JulieisFree05, do you use sleep meds in addition to Xyrem?

Discussion in 'Fibromyalgia Main Forum' started by sleepyinlalaland, May 10, 2006.

  1. sleepyinlalaland

    sleepyinlalaland New Member

    Hi Julie, I'm encouraged by your positive experience with Xyrem.

    Just wanted to know...do you use any other sleep meds with Xyrem, like Klonopin or Ambien? Orphan helpline says it's OK, but on another sleep message board, the popular opinion seems to be that the Xyrem is not as effective with benzos (something about they target the same gabba receptors).

    Xyrem is not good at getting me asleep, but I do sleep very soundly on first dose when I finally do go asleep (I also take .5 mg klonopin an hour before Xyrem). It has been an up and down journey, but I think I may have FINALLY addressed my last roadblock by renting (for a month) a cpap which is taking care of my serious snoring that deep sleep enabled. I am waking up feeling better.

    BUT, I never could and still can't take the 2nd dose, as it does not put me to sleep (am using 8 ml once). I would love to get the extra benefit of this dose, but don't think it will happen unless I accompany it with either klonopin or Ambien, but am kinda concerned about supplementing Xyrem TWICE a night with benzos.

    Part of the anti-benzo advice on the other board was that it caused deeper sleep problems. This is probably true, but I don't care because I went over 30 years with NO meds., and was never able to get to sleep either. Miserable.

    Getting a bit off track...you seem to have a great doctor, and am wondering if he indicated to you that Xyrem is acceptable along with an additional sleep aid.

    [This Message was Edited on 05/10/2006]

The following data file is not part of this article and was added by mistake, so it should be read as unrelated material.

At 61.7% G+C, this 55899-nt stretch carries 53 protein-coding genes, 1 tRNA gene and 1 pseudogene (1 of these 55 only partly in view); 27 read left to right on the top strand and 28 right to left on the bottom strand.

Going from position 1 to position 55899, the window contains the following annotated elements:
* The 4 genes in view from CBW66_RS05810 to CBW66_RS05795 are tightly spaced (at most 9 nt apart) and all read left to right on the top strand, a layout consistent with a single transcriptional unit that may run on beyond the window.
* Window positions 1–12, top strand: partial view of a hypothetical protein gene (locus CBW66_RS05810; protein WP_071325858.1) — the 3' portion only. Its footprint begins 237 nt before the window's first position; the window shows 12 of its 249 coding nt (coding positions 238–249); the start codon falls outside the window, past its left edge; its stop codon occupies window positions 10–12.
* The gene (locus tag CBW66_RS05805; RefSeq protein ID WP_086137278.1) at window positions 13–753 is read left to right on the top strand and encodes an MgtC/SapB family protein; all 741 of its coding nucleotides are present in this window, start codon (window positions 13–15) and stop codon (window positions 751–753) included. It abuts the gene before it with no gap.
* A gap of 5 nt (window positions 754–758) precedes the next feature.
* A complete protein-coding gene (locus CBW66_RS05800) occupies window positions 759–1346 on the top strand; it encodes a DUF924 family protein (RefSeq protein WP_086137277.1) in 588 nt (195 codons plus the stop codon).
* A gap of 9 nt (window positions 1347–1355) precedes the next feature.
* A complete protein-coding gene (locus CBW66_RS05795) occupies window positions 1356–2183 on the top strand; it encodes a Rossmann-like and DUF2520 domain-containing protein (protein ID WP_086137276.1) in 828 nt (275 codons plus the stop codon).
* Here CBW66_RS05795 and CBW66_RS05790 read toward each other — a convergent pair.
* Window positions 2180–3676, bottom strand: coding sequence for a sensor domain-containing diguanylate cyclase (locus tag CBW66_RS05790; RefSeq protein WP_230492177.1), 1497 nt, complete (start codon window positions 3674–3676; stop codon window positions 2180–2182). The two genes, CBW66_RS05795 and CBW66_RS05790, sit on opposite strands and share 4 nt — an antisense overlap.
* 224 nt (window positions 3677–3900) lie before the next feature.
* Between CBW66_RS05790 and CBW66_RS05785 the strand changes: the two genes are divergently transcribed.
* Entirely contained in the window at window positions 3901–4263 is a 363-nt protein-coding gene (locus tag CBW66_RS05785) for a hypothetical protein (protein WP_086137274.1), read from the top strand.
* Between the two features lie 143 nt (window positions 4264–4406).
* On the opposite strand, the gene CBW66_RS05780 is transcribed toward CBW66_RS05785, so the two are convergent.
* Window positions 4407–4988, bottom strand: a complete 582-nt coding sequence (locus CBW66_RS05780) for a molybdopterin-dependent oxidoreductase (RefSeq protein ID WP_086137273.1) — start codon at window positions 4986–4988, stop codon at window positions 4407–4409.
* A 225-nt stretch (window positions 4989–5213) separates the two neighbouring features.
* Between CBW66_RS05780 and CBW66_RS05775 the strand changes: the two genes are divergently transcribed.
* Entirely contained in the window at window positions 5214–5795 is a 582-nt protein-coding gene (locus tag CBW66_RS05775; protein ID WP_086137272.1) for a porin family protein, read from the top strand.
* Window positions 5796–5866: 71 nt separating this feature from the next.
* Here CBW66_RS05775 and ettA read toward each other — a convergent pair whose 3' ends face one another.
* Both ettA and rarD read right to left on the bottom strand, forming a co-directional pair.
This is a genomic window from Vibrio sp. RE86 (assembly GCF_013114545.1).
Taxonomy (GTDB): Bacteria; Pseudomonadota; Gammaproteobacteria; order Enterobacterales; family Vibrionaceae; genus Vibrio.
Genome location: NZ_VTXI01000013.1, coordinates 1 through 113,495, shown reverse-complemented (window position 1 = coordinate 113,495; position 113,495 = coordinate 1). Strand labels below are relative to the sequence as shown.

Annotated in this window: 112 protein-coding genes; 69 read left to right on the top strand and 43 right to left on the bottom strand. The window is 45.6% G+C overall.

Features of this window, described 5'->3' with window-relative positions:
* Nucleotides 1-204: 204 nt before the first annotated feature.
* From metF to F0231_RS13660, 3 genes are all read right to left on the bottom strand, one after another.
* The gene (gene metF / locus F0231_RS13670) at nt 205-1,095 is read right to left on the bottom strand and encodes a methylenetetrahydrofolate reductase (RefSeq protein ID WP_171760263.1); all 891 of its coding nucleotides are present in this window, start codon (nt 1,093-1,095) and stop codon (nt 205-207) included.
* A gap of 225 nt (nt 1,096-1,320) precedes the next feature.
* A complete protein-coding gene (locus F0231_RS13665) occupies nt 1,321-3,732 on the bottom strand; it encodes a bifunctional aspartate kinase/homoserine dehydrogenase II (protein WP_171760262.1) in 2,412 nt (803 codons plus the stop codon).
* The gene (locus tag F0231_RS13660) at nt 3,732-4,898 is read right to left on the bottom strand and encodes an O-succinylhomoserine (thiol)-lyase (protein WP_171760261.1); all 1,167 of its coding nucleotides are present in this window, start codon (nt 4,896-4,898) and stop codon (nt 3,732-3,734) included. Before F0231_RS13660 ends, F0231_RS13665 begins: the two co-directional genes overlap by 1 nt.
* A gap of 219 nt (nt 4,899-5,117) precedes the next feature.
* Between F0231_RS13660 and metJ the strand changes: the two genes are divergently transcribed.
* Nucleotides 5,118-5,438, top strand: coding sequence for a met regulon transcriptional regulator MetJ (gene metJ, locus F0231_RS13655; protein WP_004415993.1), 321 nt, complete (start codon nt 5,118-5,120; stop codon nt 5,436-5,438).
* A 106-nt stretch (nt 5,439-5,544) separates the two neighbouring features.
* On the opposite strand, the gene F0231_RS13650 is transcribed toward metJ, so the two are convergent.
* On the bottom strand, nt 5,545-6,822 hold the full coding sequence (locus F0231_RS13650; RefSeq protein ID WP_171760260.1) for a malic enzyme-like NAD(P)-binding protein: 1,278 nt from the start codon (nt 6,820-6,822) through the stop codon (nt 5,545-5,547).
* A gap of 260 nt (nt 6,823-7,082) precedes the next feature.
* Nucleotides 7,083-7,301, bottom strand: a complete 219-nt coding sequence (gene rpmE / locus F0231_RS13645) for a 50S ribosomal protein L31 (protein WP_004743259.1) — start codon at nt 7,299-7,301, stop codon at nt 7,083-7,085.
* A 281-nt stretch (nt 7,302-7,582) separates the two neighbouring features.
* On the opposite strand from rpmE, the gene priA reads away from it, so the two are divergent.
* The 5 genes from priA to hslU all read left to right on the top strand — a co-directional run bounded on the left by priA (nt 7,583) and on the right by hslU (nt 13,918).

2. MaryCecelia

    MaryCecelia New Member

    I'm curious about this, too. I'm also taking Klonopin an hour before Xyrem (.25 Klonopin). I take 6.5 ml Xyrem twice a night and sleep better and longer during 1st dose than 2nd it seems.

    That's interesting that you rented a C-PAP because I, too, have been snoring since the Xyrem. Glad to hear it may be helping.
  3. pawprints

    pawprints New Member

    I am also curious.

    Xyrem is not an easy road to figure out.
  4. julieisfree05

    julieisfree05 New Member

    Typically, other sleep meds are not prescribed with Xyrem.

    There is a rare "reaction" of aggitation in some people, and (of course) that's what happened to me.

    My doctors typically DO NOT prescribe anything else with Xyrem - and it can be dangerous if you get too sedated! But since I had the aggitation, my neuro added klonopin and trazadone (what I had been taking) to off-set the aggitation.

    I've never heard of anyone taking another sedating medication with Xyrem unless aggitation was a problem - but I don't know everyone who's taking it! :)

    Hope this helps,

    julie (is free!)

    You can't be scared
    to risk it all
    You're never gonna fly
    if you're afraid to fall.. - Radney Foster
    [This Message was Edited on 05/11/2006]
  5. Meghanne

    Meghanne New Member

    Since I was on 20 mg of Ambien for years, the sleep doc had me slowly discontinue it while on the Xyrem, so as not to get the Ambien withdrawal. I'm down to half an Ambien (5mg) at night, and it's taken me 2.5 months to get there. So obviously it's safe, just not in the long term.